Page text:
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Coming shortage of UK generating capacity?
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adam2
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PostPosted: Sun Jan 06, 2019 4:27 pm    Post subject: Reply with quote

The reduction in electricity demand is generally welcome, but as suggested above, may not continue.

Energy used for lighting has declined significantly due to greater lamp efficiency.
To produce 800 lumens of light takes about
75 watts with a single coil tungsten lamp. (1950)
60 watts with a coiled coil tungsten lamp. (1970)
12 watts with a CFL. (1990)
8 watts with a basic LED lamp (2000)
4 watts with the very best available LED lamp. (2020?)

Such gains wont continue, no lamp can exceed 100% efficiency which is about 300 to 350 lumens per watt.

Other improvements have been achieved by use of switched mode power supplies, electronic lamp ballasts, more efficient electric motors, and a shift towards lower energy refrigeration.

Further progress is possible, but is unlikely to be rapid.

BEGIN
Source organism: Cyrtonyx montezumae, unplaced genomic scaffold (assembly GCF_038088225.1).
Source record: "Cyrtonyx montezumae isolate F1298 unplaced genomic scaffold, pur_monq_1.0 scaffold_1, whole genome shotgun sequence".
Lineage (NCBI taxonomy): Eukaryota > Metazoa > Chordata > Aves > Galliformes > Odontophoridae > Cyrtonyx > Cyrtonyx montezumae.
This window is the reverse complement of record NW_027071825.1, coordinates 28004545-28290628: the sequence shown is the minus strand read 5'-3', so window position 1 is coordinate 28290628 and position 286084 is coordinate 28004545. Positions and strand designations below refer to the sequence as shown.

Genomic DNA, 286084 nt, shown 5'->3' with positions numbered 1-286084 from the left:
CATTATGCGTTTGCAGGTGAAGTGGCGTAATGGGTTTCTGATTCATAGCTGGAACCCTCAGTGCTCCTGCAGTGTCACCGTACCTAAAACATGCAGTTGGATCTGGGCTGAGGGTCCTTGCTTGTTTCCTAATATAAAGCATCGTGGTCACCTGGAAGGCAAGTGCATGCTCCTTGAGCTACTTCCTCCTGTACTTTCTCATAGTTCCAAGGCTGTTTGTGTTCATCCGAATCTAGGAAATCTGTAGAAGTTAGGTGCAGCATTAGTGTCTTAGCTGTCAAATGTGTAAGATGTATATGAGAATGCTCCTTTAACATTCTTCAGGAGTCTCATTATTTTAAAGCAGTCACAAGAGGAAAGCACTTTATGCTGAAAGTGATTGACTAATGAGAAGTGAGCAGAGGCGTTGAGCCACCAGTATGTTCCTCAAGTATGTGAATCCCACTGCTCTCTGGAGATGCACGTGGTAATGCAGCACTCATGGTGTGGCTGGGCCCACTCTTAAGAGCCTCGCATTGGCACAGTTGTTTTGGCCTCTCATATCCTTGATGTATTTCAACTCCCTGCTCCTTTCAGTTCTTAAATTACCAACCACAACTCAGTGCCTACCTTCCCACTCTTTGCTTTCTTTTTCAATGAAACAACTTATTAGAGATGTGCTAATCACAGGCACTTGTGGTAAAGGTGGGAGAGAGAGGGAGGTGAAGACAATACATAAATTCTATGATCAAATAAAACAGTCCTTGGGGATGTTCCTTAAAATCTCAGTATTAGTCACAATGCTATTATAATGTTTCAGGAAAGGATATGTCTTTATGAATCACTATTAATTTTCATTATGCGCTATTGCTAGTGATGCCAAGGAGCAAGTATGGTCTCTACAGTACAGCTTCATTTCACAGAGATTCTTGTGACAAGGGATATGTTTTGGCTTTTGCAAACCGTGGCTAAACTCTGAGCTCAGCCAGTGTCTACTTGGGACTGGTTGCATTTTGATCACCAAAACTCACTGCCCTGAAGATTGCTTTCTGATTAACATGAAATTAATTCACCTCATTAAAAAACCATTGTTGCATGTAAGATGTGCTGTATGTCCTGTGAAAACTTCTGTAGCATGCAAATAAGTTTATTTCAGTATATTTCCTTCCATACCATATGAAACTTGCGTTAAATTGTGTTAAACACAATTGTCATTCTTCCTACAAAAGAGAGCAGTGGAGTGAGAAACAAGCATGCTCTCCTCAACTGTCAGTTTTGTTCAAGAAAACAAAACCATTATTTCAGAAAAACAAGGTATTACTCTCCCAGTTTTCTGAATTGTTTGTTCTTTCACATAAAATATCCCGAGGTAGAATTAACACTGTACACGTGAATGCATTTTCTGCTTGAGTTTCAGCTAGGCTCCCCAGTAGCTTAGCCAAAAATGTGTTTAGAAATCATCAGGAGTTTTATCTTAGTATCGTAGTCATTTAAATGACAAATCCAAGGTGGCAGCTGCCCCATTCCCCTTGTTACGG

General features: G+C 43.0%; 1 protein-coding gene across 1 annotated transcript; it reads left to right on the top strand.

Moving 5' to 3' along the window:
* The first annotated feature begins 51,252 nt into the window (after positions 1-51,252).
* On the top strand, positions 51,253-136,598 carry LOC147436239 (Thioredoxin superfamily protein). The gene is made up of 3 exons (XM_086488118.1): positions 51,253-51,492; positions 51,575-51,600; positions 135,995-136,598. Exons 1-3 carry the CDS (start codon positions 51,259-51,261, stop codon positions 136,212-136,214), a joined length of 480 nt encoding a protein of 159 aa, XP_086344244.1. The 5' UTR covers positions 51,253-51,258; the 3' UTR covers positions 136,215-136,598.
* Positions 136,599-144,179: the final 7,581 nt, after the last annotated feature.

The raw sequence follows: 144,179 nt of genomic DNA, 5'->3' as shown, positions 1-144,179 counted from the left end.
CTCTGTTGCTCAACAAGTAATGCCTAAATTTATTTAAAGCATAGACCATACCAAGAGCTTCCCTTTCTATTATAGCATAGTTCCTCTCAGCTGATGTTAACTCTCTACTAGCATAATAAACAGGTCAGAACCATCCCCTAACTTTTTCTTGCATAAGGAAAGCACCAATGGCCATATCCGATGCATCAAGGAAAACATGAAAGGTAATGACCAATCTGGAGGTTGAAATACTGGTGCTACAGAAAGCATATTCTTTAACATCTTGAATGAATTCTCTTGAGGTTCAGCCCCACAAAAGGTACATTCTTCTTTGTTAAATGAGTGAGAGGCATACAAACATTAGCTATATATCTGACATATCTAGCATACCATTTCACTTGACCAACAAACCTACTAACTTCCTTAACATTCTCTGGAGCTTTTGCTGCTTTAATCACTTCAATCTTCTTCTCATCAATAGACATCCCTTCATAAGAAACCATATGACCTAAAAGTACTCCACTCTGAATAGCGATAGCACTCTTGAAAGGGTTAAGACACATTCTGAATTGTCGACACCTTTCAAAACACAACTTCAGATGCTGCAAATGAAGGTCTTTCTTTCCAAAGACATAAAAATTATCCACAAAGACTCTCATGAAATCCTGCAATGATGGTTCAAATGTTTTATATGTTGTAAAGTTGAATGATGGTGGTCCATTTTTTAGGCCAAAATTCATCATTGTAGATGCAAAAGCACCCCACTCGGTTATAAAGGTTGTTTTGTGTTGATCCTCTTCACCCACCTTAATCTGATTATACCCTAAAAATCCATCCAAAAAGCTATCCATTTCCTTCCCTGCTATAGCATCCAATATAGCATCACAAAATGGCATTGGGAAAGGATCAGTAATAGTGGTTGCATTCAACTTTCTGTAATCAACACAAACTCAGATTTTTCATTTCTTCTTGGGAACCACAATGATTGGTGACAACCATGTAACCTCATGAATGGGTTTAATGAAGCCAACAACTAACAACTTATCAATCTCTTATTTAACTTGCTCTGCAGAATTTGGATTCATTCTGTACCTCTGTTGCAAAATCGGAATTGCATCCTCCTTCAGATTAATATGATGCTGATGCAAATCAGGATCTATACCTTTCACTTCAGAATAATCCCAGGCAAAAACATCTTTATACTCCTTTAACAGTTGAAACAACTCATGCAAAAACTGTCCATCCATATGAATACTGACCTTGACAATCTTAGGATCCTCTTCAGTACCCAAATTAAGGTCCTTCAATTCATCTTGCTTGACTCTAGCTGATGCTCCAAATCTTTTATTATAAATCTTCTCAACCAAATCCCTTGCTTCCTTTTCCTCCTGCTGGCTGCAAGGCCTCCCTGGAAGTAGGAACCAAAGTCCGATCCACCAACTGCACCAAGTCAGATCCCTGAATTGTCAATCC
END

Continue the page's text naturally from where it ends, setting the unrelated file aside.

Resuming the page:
Some claimed gains may be largely illusory as with vacuum cleaners, space heaters and the like.

Peak indicated demand last winter was about 50.4 GW IIRC and I expect broadly similar figures in future years as increased efficiency standards are roughly offset by more households, a move towards electric heating, and more electric vehicles.
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vtsnowedin



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PostPosted: Sun Jan 06, 2019 7:08 pm    Post subject: Reply with quote

Is not a large part in the reduction in electrical consumption due to a decline in manufacturing in the UK? The electricity not used in the UK is instead used in a factory in China or Indonesia and is probably generated via coal.